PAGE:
2021 Deer Management Study:
Infrared Deer Count. As you can see, the infrared study was performed in Mayfield Village by USDA Wildlife Services on March 9, 2021. The results show that an estimated 61 to 80 deer were within the 3.95 square mile study area at the time the count was conducted. Based on the study data, Mayfield Village had an average of 15 to 20 deer per square mile with 36% of them located west of I-271 in the SW corner of Village (the Worton Park area).
By comparison, as reported in the attached Cleveland.com article in December 2020, deer count results in surrounding communities were much higher--South Euclid had 28 deer per square mile, Highland Heights had 53.2 deer per square mile and Lyndhurst 72.7 deer per square mile. Although the USDA and ODNR stress that decisions about deer management should not be made based on density alone, the goal of a deer management plan appears to typically be 15 to 20 deer per square mile.
The USDA recommends that deer vehicle accidents, deer carcass collections and property damage complaints be taken into consideration when making any decisions about deer management. In 2020, Mayfield Village experienced low numbers of deer vehicle accidents (a total of eight, with six occurring on I-271). During 2020, an additional seven deer carcasses were removed from the Village by the animal warden. We don’t have complete data from all the surrounding communities, but to provide some context, Highland Heights reported 50 deer vehicle accidents in 2018 and 55 more in 2019. Lyndhurst’s statistics show 47 deer vehicle accidents in 2020 with 55 deer carcasses removed by their Service Department and animal warden.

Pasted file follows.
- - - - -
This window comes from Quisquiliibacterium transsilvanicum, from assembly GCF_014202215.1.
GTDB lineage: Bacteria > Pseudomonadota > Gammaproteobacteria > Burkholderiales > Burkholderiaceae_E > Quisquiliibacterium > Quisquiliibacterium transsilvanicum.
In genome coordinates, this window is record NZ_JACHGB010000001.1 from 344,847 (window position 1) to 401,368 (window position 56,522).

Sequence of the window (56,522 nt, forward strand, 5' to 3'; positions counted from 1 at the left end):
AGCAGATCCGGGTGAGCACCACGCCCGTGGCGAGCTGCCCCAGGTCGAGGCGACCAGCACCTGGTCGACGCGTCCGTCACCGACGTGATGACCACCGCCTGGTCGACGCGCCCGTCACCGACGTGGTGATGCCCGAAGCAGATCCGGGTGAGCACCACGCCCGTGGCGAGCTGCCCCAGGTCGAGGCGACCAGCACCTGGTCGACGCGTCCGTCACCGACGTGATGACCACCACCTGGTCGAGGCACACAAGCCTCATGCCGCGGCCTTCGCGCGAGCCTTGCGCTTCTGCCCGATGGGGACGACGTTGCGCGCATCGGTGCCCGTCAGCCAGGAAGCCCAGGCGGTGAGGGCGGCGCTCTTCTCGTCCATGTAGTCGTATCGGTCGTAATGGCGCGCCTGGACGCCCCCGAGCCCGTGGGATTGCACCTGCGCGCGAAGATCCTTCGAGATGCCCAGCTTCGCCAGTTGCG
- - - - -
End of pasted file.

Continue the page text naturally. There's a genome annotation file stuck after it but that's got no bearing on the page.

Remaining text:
Community-Wide Survey. The printed deer management survey was mailed to Village residents (1,430 homes) and an electronic version was posted on the Village’s website in mid-February. 438 responses were received, representing a 31% response rate. The results, Village-wide and by Ward, are attached.
After reviewing the results of the deer count and the community-wide survey with Department Heads, Mayor Bodnar has concluded that pursuing a deer management program is not justified at this time. Even in Worton Park, where the deer population is most concentrated, only 28% of survey respondents said they regard deer as a nuisance and 57% felt that the benefits of deer outweigh the problems they cause or are an even trade off. As recommended by the USDA, Mayor Bodnar has asked that Departments continue to monitor deer vehicle accidents, carcass collections and resident complaints.